American Culture /

Senate Approves Proposal to Make Daylight Savings Time Permanent

An identical bill was already in committee in the House

The Senate passed a bipartisan bill that would end daylight saving time permanently in the United States.

The Sunshine Protection Act of 2021 was passed by the Senate on March 15 following a unanimous vote

Speaking from the Senate floor, Florida Senator Marco Rubio celebrated the possible end to Daylight Savings Time.

“We don’t have to keep doing this stupidity anymore,” said Rubio, who co-sponsored the bill. “Why we would enshrine this in our laws and keep it for so long is beyond me.” 

“Hopefully, this is the year that this gets done. And pardon the pun, but this is an idea whose time has come,” he added. 

Under an amendment proposed by Rubio, the bill would not go into effect until November 2023. Americans would “fall back” and “spring forward” one final time before the practice is abolished.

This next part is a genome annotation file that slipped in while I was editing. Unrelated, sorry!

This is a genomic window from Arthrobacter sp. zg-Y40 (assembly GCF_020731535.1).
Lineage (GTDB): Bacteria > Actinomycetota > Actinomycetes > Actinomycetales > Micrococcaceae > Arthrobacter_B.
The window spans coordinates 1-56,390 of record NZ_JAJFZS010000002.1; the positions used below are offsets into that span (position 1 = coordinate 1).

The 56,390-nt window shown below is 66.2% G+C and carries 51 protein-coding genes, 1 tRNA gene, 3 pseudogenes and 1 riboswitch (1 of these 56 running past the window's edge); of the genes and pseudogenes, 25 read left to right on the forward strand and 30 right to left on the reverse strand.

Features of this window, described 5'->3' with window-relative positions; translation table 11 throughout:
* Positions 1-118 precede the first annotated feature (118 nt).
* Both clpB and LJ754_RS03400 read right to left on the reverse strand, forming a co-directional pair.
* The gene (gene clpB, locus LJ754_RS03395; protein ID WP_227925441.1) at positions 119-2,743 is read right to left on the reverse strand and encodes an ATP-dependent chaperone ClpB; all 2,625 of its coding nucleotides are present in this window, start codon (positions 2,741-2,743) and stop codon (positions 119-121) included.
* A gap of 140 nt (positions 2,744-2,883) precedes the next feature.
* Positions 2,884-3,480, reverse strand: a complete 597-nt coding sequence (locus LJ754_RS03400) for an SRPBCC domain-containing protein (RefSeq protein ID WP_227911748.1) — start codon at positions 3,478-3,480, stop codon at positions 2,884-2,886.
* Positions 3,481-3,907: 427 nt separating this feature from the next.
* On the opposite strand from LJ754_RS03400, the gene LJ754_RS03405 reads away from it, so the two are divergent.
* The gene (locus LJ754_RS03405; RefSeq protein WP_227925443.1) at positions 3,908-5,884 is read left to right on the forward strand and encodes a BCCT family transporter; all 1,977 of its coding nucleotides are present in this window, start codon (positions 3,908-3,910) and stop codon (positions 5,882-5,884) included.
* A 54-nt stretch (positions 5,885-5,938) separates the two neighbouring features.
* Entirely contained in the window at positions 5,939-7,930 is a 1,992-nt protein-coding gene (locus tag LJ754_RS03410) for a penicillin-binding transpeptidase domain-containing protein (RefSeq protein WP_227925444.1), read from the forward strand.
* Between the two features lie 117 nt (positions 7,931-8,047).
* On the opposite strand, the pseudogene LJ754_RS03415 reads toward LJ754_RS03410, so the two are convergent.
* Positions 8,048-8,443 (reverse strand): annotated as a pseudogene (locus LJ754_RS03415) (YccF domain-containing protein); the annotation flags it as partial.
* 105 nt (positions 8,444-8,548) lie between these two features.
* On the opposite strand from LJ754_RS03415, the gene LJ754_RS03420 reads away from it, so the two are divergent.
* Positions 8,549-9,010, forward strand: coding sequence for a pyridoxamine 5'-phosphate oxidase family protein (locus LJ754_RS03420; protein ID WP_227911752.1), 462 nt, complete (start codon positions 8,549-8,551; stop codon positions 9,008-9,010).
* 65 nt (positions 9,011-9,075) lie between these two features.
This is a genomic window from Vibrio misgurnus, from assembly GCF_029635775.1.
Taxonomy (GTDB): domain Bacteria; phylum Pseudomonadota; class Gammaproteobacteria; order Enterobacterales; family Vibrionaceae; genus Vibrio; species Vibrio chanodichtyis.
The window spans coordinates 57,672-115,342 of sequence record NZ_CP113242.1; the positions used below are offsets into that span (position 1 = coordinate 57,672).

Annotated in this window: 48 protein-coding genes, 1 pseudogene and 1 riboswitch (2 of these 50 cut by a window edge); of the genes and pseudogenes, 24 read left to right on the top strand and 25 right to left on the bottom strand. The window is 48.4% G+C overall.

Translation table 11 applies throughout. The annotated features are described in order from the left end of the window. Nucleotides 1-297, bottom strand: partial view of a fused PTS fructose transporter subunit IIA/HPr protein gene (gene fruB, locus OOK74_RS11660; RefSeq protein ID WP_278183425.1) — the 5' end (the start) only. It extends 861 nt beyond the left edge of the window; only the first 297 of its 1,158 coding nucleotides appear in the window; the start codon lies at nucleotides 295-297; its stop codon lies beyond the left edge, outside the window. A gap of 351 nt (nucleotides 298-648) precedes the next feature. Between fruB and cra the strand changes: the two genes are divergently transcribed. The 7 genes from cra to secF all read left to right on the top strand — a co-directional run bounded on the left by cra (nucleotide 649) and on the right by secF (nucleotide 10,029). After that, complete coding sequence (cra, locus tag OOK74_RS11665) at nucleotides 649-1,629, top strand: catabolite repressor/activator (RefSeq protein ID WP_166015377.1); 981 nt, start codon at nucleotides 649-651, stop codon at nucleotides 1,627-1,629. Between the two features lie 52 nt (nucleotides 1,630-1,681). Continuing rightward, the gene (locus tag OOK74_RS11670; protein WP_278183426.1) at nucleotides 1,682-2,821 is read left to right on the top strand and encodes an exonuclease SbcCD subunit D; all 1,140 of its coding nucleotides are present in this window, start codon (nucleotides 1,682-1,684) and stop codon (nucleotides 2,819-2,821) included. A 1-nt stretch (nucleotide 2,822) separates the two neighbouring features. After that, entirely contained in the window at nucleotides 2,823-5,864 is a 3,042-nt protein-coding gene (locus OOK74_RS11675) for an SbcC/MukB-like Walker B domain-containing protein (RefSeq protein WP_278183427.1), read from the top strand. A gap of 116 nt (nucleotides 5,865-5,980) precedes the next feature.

The bill (S.623) was introduced in the Senate on March 9 and referred to the Committee on Commerce, Science, and Transportation.

An identical version of the bill was introduced in the house on Jan. 4. H.R. 69, also known as the Sunshine Protection Act of 2021, was referred to the House Committee on Energy and Commerce and then the Subcommittee on Consumer Protection and Commerce.

The original sponsor of the bill, Florida Representative Brian J. Mast, has been joined by 32 co-sponsors from both parties including Colorado Representative Lauren Boebert, California Representative Jared Huffman, Maryland Representative Jamie Raskin, and Tennesee Representative Tim Burchett.

The act must be passed by the House before being delivered to the president for approval.

If President Joe Biden signs the bill, the policy would end the custom of changing the clocks twice a year. 

The U.S. first adopted Daylight Savings Time during World War I to save energy. The practice was repealed nationally in 1919 although some states maintained the system.  

Daylight Savings Time was adopted in the U.S. in 1966 under the Uniform Time Act. The Act was revised by the federal government in 2007.  Some states, including Hawaii and Arizona, currently do not recognize the biannual change.

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